The artist


Juan Maria Bollé is a Flemish painter with Spanish roots on grandmother’s side. He is born in Vilvoorde, Belgium, in December 1958.

In 1985 he finished his studies at the St. Lucas Institute of Fine Arts in Brussels. Presently he is headmaster at the Academy of Fine Arts of Liedekerke.

During his studies he first explored drawing and black and white printmaking, with an emphasis on the etching technique. After his studies he focused on the medium of oil painting. Bollé’s first paintings grew out of the European figurative tradition and were based on classic disciplines such as the portrait, the nude, the still life and the landscape.


From 1985 till 1995 he had a few one-man exhibitions in Belgian art galleries and has been selected for several group exhibitions and art contests.



Since 1995 Bollé travelled through South-America, Africa and Asia. Those trips influenced his work profoundly. During a period of artistic crises, the artist destroys most of his paintings.

Bollé is searching for a new approach and chooses for a temporary artistic isolation. This results in a totally new style in which. a more realistic iconography took over.

His paintings not only try to express specific figurative characteristics but evoke the unchanging universal elements in an almost mystical sense.



Vision and contrast

Juan Maria Bollé is a painter 'pur sang’. In the shadows of contemporary art, his paintings refers to a language that matches with the international revival of figurative painting. In addition, he is in dialogue with historical tradition and adds his personal vision on painting.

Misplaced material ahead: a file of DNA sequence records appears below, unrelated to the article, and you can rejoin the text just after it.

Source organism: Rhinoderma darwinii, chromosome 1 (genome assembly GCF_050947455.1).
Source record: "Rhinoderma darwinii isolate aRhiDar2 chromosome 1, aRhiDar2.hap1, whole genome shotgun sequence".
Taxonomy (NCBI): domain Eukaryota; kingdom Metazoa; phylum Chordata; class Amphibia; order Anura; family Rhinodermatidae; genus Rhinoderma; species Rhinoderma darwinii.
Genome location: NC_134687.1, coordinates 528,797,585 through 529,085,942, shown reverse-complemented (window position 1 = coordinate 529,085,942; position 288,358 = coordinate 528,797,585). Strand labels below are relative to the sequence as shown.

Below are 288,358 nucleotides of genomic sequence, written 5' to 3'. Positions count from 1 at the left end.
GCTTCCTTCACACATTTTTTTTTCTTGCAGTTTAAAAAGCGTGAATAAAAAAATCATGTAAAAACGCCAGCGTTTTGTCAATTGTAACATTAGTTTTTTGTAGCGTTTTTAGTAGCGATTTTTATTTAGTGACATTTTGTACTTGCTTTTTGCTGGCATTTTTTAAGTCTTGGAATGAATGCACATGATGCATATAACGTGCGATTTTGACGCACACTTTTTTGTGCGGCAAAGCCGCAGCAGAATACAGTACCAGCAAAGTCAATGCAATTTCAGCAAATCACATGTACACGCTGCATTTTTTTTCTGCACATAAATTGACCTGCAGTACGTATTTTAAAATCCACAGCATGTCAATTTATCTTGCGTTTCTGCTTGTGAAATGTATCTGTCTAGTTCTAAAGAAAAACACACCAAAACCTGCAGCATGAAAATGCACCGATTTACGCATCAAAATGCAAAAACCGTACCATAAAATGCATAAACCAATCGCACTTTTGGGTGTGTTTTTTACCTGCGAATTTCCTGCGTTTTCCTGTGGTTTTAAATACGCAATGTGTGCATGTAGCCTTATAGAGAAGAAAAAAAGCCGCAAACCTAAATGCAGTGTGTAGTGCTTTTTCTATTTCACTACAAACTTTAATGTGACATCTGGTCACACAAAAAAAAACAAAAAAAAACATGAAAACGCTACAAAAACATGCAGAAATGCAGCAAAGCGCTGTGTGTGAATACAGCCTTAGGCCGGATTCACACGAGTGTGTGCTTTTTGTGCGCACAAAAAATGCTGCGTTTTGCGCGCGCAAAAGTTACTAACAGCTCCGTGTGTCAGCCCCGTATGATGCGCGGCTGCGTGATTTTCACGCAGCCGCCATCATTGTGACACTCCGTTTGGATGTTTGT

His paintings are 'slow' paintings. They do not want to seduce or provoke. The spectator is invited to take his time to ‘read’ them carefully. Bollé is not searching for what makes a work of art contemporary or not, but on the contrary, to what makes a painting  timeless.

Left and right of the central image the paintings are flanked by two monochrome color fields. By choosing the color and tonality of those color fields arises an interaction with the figurative image, they  complement each o


Juan Maria Bollé’s paintings are based on photographic reproductions to launch a personal manipulation and interpretation of the image. The realistic fragments are common, but the global context and interpretation is complex. The paintings evoke a scale of associations and emotions, are often suggestive and characterised by a multiplicity of meaning. Therefore they transcend the realistic iconography.


Bollé’s paintings are not let by grand gestures, but are marked by an ambiguous, “unheimlich" feeling.